Crypto investors are on SARS’ hitlist



Earlier this year, SARS reached out to cryptocurrency platforms to access their lists of clients and information in its bid to clamp down on the wealthy.

Many South Africans have been misinformed and are under the impression that crypto-activity is under the radar. Some believe it is untraceable or that it only needs to be declared to SARS when it is traded. This is incorrect as all individuals who have bought and held crypto assets during the tax year must disclose these holdings to SARS in their returns, regardless of whether they have sold their crypto or not.

Many South African taxpayers and tax practitioners are still unclear about how they will be taxed and the tax brackets. There remains considerable confusion around whether the gains should be subject to capital gains tax or normal income tax. For further details around the tax treatment of crypto, please read our blog here.

It is the understanding of most tax practitioners that those who have made a profit using cryptocurrency will be taxed under Capital Gains Tax (CGT), which would help benefit crypto traders as the CGT is levied at a lower rate than that of normal income tax.

But this is not set in stone for all cases, and as of this year, SARS has made it easier to criminally convict taxpayers. In the past, the tax revenue agency would need to prove that offenders willfully evaded paying their taxes, but as of 2021, they simply need to prove negligence on behalf of the taxpayer to lay a charge.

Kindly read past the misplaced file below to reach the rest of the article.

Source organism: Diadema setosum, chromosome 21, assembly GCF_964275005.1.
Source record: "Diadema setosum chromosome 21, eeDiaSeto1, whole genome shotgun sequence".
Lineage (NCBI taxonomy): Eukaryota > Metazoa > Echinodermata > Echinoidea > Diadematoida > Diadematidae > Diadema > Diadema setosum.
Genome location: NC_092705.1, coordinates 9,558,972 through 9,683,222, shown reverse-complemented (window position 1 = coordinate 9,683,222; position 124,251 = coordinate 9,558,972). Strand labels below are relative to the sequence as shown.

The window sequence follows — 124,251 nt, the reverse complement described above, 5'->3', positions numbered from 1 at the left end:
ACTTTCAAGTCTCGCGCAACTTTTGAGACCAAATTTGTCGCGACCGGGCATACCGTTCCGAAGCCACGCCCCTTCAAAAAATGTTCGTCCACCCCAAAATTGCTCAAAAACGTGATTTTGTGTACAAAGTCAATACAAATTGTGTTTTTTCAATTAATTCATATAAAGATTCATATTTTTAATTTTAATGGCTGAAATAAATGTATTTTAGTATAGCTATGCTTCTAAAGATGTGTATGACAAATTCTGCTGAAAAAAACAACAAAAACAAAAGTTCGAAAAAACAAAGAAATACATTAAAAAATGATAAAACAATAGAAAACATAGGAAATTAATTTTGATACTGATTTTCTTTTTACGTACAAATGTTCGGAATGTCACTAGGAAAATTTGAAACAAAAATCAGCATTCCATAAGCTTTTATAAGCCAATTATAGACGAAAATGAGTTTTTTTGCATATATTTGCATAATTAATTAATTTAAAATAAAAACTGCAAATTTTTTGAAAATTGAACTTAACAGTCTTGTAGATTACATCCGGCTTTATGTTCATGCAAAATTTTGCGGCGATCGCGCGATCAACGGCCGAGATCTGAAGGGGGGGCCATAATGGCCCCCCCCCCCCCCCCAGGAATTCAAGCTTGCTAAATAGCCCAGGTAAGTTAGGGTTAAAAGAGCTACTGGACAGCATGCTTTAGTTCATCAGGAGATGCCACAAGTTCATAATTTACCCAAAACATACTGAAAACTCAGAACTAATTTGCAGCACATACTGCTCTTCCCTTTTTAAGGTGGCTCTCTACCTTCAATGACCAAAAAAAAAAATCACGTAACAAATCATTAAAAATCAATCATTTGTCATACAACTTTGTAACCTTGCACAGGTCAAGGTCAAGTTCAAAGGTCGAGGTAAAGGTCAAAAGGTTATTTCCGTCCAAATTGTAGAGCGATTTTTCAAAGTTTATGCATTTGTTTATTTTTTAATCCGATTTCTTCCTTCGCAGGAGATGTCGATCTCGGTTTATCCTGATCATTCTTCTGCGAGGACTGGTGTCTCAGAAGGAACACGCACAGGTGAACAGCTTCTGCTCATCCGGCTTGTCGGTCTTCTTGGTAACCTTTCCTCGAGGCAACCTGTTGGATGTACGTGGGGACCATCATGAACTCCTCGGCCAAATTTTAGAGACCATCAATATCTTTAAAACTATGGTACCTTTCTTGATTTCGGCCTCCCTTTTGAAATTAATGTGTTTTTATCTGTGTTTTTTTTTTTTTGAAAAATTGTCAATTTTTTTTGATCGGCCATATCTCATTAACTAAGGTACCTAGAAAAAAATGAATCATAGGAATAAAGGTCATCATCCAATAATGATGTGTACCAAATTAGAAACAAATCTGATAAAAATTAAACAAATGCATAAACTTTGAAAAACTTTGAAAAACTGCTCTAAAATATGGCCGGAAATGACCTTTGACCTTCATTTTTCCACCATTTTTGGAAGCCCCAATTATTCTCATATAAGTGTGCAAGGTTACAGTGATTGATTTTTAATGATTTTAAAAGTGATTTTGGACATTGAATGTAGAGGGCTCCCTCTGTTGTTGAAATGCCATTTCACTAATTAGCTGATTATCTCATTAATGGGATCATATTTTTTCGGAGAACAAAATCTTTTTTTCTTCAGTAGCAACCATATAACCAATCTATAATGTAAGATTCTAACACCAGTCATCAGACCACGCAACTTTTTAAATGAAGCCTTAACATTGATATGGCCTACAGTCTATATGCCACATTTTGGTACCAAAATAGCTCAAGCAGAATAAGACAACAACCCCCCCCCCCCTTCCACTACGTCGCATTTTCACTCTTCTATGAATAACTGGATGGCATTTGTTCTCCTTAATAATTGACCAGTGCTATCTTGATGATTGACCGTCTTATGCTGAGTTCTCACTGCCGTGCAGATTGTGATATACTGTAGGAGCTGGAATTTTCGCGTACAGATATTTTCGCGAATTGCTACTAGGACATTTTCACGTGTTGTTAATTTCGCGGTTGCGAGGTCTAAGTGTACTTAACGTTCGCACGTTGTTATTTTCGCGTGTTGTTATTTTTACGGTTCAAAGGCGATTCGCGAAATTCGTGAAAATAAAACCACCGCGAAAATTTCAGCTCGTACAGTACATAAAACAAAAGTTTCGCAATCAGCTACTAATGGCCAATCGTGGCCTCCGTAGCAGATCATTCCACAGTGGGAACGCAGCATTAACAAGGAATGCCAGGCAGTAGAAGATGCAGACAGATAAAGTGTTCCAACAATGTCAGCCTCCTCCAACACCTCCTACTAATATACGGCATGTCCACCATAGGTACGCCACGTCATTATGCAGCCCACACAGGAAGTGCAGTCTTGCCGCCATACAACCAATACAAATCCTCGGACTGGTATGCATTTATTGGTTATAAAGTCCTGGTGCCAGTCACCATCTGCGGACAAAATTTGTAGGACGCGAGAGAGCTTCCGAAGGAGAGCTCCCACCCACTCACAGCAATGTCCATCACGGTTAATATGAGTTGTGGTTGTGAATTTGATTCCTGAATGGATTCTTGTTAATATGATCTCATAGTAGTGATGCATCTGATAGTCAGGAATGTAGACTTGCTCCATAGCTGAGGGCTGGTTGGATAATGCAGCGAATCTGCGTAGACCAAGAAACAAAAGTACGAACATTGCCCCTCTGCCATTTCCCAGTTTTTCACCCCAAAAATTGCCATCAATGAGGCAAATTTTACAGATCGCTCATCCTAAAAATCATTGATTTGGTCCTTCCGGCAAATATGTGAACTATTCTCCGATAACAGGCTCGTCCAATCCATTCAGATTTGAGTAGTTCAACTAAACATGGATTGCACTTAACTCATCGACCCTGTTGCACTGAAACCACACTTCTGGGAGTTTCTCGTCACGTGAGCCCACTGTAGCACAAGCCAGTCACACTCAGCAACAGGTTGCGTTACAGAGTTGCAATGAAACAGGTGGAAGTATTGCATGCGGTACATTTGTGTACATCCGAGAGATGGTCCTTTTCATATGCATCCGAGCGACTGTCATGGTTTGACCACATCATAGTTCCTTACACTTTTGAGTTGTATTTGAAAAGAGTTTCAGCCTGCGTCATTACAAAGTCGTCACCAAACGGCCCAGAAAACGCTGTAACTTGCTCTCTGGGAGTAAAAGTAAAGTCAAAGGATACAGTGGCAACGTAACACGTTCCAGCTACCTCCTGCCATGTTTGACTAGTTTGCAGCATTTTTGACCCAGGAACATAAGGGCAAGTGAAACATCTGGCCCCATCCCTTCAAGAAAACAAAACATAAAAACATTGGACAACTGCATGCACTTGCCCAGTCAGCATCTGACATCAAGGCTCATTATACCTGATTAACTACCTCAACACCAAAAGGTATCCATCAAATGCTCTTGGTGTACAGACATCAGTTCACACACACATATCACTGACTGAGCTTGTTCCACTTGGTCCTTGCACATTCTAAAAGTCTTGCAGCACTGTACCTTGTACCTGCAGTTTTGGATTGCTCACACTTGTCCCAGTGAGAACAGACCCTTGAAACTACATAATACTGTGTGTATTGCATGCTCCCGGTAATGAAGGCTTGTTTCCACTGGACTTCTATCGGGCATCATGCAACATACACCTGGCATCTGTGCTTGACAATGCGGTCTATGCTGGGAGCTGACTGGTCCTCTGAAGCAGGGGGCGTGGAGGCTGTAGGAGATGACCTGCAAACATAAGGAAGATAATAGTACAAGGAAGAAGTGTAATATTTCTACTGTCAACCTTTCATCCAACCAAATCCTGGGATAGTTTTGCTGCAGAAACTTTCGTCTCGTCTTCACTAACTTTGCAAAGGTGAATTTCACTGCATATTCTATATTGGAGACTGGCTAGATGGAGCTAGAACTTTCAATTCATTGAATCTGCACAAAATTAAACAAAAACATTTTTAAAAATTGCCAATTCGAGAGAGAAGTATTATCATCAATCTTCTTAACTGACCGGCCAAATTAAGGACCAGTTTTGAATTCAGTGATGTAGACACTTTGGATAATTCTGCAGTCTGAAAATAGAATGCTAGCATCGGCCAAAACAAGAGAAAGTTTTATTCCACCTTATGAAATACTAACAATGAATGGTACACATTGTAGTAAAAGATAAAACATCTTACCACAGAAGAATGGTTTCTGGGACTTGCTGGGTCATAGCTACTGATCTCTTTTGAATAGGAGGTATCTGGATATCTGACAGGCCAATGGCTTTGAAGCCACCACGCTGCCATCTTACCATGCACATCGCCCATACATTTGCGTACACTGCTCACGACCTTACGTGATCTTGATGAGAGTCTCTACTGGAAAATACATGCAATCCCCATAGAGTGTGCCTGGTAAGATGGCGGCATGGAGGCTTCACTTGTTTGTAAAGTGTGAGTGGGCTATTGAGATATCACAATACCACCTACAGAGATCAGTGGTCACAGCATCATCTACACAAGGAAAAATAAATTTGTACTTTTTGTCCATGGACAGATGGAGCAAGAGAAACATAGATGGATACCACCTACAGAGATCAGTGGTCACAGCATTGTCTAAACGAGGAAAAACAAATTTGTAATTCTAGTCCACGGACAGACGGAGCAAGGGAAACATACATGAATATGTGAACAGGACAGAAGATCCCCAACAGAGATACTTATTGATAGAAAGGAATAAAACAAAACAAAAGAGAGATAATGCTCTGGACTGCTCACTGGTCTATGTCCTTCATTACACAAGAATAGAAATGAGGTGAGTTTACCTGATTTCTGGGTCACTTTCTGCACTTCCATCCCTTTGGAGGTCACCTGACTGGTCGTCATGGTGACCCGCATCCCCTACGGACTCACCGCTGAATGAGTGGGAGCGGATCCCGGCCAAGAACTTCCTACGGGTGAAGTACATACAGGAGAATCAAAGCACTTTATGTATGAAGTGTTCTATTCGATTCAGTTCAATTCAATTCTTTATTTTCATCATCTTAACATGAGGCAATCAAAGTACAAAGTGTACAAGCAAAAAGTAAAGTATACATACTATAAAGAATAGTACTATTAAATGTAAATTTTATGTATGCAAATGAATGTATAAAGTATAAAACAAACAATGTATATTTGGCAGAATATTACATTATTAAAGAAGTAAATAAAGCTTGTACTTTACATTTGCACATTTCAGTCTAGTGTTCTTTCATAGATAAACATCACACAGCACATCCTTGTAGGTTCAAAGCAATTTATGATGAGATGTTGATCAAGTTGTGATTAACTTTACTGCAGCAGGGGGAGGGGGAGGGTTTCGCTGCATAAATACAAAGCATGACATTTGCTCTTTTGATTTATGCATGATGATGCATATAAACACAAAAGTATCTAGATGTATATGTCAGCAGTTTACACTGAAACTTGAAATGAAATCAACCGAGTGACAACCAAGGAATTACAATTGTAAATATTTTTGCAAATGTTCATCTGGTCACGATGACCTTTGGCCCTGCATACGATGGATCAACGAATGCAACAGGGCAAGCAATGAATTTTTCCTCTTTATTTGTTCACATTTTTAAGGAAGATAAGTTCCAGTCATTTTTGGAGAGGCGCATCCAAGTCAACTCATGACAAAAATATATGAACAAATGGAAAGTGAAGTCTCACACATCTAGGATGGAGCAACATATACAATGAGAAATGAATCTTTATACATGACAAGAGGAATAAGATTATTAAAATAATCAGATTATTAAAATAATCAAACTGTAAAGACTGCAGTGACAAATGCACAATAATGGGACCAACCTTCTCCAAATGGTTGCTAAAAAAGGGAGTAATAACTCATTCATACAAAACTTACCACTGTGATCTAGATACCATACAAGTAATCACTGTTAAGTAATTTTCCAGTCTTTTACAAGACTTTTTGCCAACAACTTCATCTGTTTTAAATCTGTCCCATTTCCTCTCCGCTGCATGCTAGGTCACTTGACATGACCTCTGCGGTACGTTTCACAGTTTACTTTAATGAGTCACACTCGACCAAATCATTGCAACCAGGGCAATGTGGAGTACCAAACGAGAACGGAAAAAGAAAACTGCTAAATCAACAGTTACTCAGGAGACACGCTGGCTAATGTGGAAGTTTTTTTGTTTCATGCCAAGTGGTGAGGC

At this point, it is essential for SARS to prove their point, which means that they will be aggressive in their approach, and it would be wise for taxpayers to declare their crypto gains or losses and declare their crypto holdings on their returns.

 

SARS has embarked on a project to improve its information gathering capabilities which extends beyond South Africa’s borders. It has many tax treaties in place with overseas revenue authorities which means it will be collecting information on the offshore activities of South African taxpayers. Be warned – South Africans should not only be declaring local financial activity but offshore transactions as well.

If you are a crypto investor or trader, it would be best to get advice from registered tax practitioners like TaxTim to ensure you don’t land up on the wrong side of the law.

 

 



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